Patch graft for pterygium surgery: stitch it or stick it?

Patch graft for pterygium surgery: stitch it or stick it?

Arun K. Jain, Parul Goyal, Chintan Malhotra

Cornea, Cataract & Refractive Surgery Services, Advanced Eye Centre, Post Graduate Institute of Medical Education and Research, Chandigarh, India

Correspondence to: Prof. Arun K. Jain, MD, DNB. Cornea, Cataract, and Refractive Surgery Services, Room No. 110, Advanced Eye Centre, Post Graduate Institute of Medical Education and Research, Chandigarh 160012, India. Email:

Provenance: This is an invited Editorial commissioned by Section Editor Yan Cai, MD, PhD (Ophthalmic Center of Chinese PLA, Department of Ophthalmology, No. 474 Hospital of the Chinese PLA, Urumqi, China).

Comment on: Zloto O, Greenbaum E, Fabian ID, et al. Evicel versus Tisseel versus Sutures for Attaching Conjunctival Autograft in Pterygium Surgery: A Prospective Comparative Clinical Study. Ophthalmology 2017;124:61-5.

Received: 27 October 2017; Accepted: 09 November 2017; Published: 29 November 2017.

doi: 10.21037/aes.2017.11.01

Pterygia are an extremely common ocular condition believed to be occurring due to proliferation and overgrowth of abnormal epithelial and fibrovascular tissue onto the cornea.

They are characterized by cellular proliferation, neovascularization and inflammation. Indications for treatment vary from minor cosmetic concerns to significant visual loss. Management options include an array of surgical techniques including simple resection (leaving the sclera bare), or resection followed by covering the sclera with primary conjunctival closure, a conjunctival or conjunctivolimbal autograft (CAG and CLAG respectively) from another site on the bulbar conjunctiva of the same eye, or with human amniotic membrane (HAM). Adjuvants like mitomycin C and 5-fluorouracil have also been used along with the above mentioned surgical techniques in an attempt to reduce recurrence. Also pterygium resection may be combined with or without extensive removal of Tenon’s capsule. The main primary outcome concerns are recurrence of pterygium, cosmesis, other complications like dislocation of conjunctival graft or HAM graft, suture related problems (pain, inflammation, granuloma formation), possible long term complications of mitomycin C whenever used. Secondary outcome concerns are surgically induced refractive changes, duration of surgery, cost of surgery and possible transmission of viral or prion disease because of use of fibrin glue. The reported rate of recurrence shows a wide range (from as low as 2% to as high as 80%), and may be influenced by the surgical technique adopted for pterygium excision (1). Thus one of the major primary aims of a successful pterygium surgery is prevention of recurrences, for which various strategies have evolved over time.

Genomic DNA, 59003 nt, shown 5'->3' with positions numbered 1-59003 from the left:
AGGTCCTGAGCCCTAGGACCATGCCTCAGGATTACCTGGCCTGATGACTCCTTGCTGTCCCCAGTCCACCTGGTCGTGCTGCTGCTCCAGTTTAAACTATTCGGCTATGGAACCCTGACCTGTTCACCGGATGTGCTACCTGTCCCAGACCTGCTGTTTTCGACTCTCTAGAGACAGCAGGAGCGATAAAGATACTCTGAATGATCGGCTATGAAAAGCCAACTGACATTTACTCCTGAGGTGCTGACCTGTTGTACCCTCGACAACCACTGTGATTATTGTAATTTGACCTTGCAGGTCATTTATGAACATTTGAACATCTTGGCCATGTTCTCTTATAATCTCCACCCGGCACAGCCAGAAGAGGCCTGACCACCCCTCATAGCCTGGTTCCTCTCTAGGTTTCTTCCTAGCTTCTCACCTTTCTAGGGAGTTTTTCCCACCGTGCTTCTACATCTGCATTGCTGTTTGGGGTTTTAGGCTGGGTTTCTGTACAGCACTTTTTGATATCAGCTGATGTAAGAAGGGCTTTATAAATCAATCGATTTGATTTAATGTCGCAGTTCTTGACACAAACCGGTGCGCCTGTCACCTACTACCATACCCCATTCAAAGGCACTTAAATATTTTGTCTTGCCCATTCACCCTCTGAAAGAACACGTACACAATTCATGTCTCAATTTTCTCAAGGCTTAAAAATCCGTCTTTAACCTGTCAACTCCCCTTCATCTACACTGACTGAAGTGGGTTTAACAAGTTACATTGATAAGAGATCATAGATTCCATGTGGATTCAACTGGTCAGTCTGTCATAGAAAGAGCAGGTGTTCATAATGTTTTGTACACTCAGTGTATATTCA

Kenyon et al. (2) in 1985 first described the conjunctival autografting and since then it has become the primary choice for the surgical management (3-6) of this disorder.

Transplantation of a conjunctival graft with or without inclusion of limbal tissue has been demonstrated to be an effective method to lower the recurrence rates as compared to bare sclera technique. Another strategy to reduce recurrence emphasizes ‘thorough (PERFECT Technique)’ or ‘semi-thorough (CRATER Technique)’ removal of the fibrovascular tissue and Tenon’s layer (Figure 1 and Table 1) (7-10). Recurrences after pterygium excision may be attributable to the production of hyaluronate and scar tissue by stimulated fibroblasts in the Tenon’s capsule and pterygial tissue, as demonstrated by Denk and Kria et al. (11-13) in vitro experimental studies.

Figure 1 Description of CRATER technique. (A) Schematic drawing depicting limited resection of conjunctiva (wavy red lines) overlying the pterygium (solid yellow triangle), and extended removal of Tenon’s layer (green wavy line) which extends approximately 5 mm beyond the free conjunctival edge superiorly and inferiorly, and medially up to the caruncle (black arrow) (CRATER technique); (B) slit lamp photograph of right eye taken 1 week after pterygium excision and placement of conjunctival autograft using the CRATER technique. The margins of the graft (arrows) are well apposed to surrounding conjunctiva, with mild subconjunctival hemorrhage extending beyond the edges of the graft superiorly and inferiorly because of extended tenectomy; (C) the same eye photographed 3 months later showing clear cornea and well taken up graft with excellent cosmesis.